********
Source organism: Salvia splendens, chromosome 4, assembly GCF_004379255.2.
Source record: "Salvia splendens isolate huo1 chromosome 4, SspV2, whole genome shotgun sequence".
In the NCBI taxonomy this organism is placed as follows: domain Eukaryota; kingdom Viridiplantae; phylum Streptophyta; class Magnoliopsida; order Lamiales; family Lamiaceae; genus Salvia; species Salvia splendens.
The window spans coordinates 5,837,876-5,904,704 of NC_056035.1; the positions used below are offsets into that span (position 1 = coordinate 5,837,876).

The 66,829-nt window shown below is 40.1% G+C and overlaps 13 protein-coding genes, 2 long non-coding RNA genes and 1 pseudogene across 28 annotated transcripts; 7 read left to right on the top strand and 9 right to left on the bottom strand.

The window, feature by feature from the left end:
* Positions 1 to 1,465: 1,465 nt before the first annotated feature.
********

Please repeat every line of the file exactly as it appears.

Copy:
Source organism: Salvia splendens, chromosome 4, assembly GCF_004379255.2.
Source record: "Salvia splendens isolate huo1 chromosome 4, SspV2, whole genome shotgun sequence".
In the NCBI taxonomy this organism is placed as follows: domain Eukaryota; kingdom Viridiplantae; phylum Streptophyta; class Magnoliopsida; order Lamiales; family Lamiaceae; genus Salvia; species Salvia splendens.
The window spans coordinates 5,837,876-5,904,704 of NC_056035.1; the positions used below are offsets into that span (position 1 = coordinate 5,837,876).

The 66,829-nt window shown below is 40.1% G+C and overlaps 13 protein-coding genes, 2 long non-coding RNA genes and 1 pseudogene across 28 annotated transcripts; 7 read left to right on the top strand and 9 right to left on the bottom strand.

The window, feature by feature from the left end:
* Positions 1 to 1,465: 1,465 nt before the first annotated feature.